Despite the potential benefits of reducing the risk of osteoporosis in later life, research on adolescent girls’ weight-bearing physical activity (WBPA) is limited. This study explores correlates for WBPA in this population.
A nationally representative telephone survey sponsored by the National Bone Health Campaign was conducted with 1000 girls age 9 to 12 years and a parent. Girls’ physical activities were coded as weight bearing or not and correlated with cognitive, social, and environmental variables.
Regression analysis revealed that WBPA was significantly associated with self-reported parents’ education, parental self-efficacy, girls’ normative beliefs about time spent in physical activity, being physically active with a parent, having physically active friends, and perceived availability of after-school physical activities.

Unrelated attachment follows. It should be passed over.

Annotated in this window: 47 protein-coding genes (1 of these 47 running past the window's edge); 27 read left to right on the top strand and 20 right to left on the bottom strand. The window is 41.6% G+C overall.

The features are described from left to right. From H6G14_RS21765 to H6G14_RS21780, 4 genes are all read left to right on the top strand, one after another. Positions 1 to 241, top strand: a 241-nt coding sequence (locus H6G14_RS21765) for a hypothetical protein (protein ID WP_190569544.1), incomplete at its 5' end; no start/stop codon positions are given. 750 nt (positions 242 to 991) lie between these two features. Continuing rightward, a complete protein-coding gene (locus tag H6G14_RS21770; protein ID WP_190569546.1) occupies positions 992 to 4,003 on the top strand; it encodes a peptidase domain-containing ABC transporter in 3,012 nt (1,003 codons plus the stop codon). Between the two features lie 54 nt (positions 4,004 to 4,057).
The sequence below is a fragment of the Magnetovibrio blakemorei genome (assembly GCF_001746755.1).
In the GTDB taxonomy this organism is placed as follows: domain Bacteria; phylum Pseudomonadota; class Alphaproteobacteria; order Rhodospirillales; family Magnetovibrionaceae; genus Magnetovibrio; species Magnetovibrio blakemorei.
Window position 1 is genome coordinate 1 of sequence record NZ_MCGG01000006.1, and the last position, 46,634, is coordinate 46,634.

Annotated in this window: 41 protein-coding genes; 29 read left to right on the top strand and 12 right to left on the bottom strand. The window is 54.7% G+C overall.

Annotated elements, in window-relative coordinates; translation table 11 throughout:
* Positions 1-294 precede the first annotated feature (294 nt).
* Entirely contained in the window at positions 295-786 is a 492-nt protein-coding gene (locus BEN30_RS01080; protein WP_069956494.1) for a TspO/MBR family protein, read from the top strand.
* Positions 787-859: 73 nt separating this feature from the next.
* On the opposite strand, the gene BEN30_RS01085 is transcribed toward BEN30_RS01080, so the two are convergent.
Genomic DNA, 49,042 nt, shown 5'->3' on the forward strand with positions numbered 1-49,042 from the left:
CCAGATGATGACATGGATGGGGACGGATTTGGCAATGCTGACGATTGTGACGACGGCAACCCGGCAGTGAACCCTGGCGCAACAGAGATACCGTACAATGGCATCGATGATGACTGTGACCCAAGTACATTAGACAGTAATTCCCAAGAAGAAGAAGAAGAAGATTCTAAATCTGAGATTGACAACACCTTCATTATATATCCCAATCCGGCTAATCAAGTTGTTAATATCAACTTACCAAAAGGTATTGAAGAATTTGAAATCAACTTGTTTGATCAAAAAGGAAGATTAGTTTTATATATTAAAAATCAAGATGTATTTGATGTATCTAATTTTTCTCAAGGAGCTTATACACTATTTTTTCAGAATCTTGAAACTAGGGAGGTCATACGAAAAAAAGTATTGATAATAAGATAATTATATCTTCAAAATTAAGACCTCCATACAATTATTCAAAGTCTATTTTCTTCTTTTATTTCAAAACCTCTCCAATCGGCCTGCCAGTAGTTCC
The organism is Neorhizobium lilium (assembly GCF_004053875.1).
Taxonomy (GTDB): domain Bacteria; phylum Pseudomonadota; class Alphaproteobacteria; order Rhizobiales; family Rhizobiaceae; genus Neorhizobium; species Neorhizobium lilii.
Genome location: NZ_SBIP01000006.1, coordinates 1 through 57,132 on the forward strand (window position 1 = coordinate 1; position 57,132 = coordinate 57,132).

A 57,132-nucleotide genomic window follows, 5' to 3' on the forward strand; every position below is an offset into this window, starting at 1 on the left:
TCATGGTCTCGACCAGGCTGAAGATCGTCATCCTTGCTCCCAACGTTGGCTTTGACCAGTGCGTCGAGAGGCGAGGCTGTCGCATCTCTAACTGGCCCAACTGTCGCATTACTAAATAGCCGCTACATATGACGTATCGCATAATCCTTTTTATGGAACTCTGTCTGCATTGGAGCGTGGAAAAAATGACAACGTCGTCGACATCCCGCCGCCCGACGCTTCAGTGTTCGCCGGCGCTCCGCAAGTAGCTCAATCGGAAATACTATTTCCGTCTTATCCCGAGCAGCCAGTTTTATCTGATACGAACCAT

Interventions encouraging parents to participate in WBPA with their daughters and increasing parents’ positive attitudes and self-efficacy in getting their daughters to be physically active should be tested.